Rofes grew up in Commack, New York and he graduated from Harvard University. He received a master's degree from the University of California, Berkeley in 1995 and a doctorate in social and cultural studies in 1998.
He was appointed to the White House Conference on the Family in 1980. He became director of the Los Angeles Gay and Lesbian Center in the 1980s.
In 1989 Rofes became executive director of the Shanti Project, a nonprofit AIDS service organization in San Francisco. He resigned in 1993, following an audit that questioned how the group had spent federal funds.
In 1998, while doing his PhD at UC Berkeley, Rofes wrote Dry Bones Breathe: Gay Men Creating Post-AIDS Identities and Cultures, in which he argued that the AIDS crisis had passed and gay men needed to free themselves from the sense of emergency and victimhood. A review in The Nation described Dry Bones Breathe as "perhaps the most important book about gay male culture and community of the past decade." However, the book has also been castigated for only limning the experiences of 'middle-class, urban, white, gay men' instead of being more societally inclusive.
Rofes was a professor of Education at Humboldt State University in Arcata, California, and served on the board of the National Gay and Lesbian Task Force and White Crane Institute.
Rofes was in Provincetown, Massachusetts, working on his 13th book when he died of a heart attack. Humboldt State has established the Eric Rofes Center as a new program in his honor to continue his work in gay activism.
One of the last projects Rofes worked on was the creation, with Chris Bartlett, of a series of "Gay Men's Health Leadership Academies" to combat what he saw as a "pathology-focused understanding of gay men" in safe-sex education. These workshops have continued as a continuation of his legacy.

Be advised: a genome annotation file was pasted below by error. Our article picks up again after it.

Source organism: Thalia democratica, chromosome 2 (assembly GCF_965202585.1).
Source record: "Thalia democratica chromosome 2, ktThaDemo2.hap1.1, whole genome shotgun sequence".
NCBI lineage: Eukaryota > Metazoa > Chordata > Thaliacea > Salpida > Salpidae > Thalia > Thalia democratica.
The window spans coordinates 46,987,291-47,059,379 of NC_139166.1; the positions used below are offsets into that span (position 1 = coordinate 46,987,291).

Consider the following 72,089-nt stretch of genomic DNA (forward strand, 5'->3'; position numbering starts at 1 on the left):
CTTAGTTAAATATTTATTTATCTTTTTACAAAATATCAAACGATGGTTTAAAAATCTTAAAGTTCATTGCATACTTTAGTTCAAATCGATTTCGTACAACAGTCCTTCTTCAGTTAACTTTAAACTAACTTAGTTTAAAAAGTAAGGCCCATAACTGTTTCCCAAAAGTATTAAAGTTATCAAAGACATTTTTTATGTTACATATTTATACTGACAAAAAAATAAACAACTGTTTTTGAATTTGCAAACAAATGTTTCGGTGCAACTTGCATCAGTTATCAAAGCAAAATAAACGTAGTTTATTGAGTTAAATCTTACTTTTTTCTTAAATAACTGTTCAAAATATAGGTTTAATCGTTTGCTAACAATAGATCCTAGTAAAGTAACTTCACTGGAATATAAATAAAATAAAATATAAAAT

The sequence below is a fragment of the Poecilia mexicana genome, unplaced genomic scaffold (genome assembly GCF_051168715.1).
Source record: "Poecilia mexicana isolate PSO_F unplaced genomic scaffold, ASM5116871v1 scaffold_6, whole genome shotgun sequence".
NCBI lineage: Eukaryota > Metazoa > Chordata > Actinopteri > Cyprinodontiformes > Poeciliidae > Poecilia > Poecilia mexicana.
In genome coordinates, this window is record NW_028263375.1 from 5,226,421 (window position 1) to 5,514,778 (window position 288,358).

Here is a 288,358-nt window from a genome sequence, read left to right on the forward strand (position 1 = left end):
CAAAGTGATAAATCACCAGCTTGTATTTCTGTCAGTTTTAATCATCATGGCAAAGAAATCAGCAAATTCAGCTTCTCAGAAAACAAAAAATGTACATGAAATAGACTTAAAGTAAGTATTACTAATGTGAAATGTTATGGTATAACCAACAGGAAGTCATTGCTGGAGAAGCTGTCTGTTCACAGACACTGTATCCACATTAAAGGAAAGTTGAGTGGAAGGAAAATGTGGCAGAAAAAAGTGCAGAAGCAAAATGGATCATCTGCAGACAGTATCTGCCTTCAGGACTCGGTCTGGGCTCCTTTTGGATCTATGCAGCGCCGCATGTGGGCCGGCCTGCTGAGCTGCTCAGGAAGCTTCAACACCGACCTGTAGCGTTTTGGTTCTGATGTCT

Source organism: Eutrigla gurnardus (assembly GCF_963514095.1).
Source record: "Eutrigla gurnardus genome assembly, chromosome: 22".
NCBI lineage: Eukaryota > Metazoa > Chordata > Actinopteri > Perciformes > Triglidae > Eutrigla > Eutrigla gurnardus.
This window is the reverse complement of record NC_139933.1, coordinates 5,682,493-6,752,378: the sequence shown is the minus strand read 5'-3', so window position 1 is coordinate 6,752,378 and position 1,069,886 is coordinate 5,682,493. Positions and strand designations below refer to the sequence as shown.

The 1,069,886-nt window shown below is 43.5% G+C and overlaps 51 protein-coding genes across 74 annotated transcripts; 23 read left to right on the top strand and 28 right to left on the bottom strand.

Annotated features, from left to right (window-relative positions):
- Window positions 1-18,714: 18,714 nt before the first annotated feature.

Eric Rofes at The Center, 1988, by Robert Giard (http://beinecke.library.yale.edu/dl_crosscollex/brbldl_getrec.asp?fld=img&id=1124033)
American photographer Robert Giard is renowned for his portraits of American poets and writers; his particular focus was on gay and lesbian writers. Some of his photographs of the American gay and lesbian literary community appear in his groundbreaking book Particular Voices: Portraits of Gay and Lesbian Writers, published by MIT Press in 1997. Giard’s stated mission was to define the literary history and cultural identity of gays and lesbians for the mainstream of American society, which perceived them as disparate, marginal individuals possessing neither. In all, he photographed more than 600 writers. (http://beinecke.library.yale.edu/digital
Youth and Sexualities: Pleasure, Subversion, and Insubordination In and Out of Schools by Mary Louise Rasmussen, Eric Rofes & Susan Talburt
Paperback: 256 pages
Publisher: Palgrave Macmillan; First Edition edition (November 18, 2004)
Amazon: Youth and Sexualities: Pleasure, Subversion, and Insubordination In and Out of Schools
These cutting-edge international essays challenge dominant narratives of queer youth predicated on oppression and victimization. As school systems address the emergence of Gay-Straight Alliances and calls to provide equal educational access, researchers, educators and youth workers are paying increasing attention to sexuality, gender and schooling. Yet present discourses are limited to liberal understandings of tolerance, safety, and equity that are defined by a separation of "queer" and "normal." This text documents and offers radical interpretations of the creativity of queer youth in challenging existing practices. Interdisciplinary analyses offer multiple vantage points for reconceptualizing adolescent sexual subjectivities and institutional and cultural practices.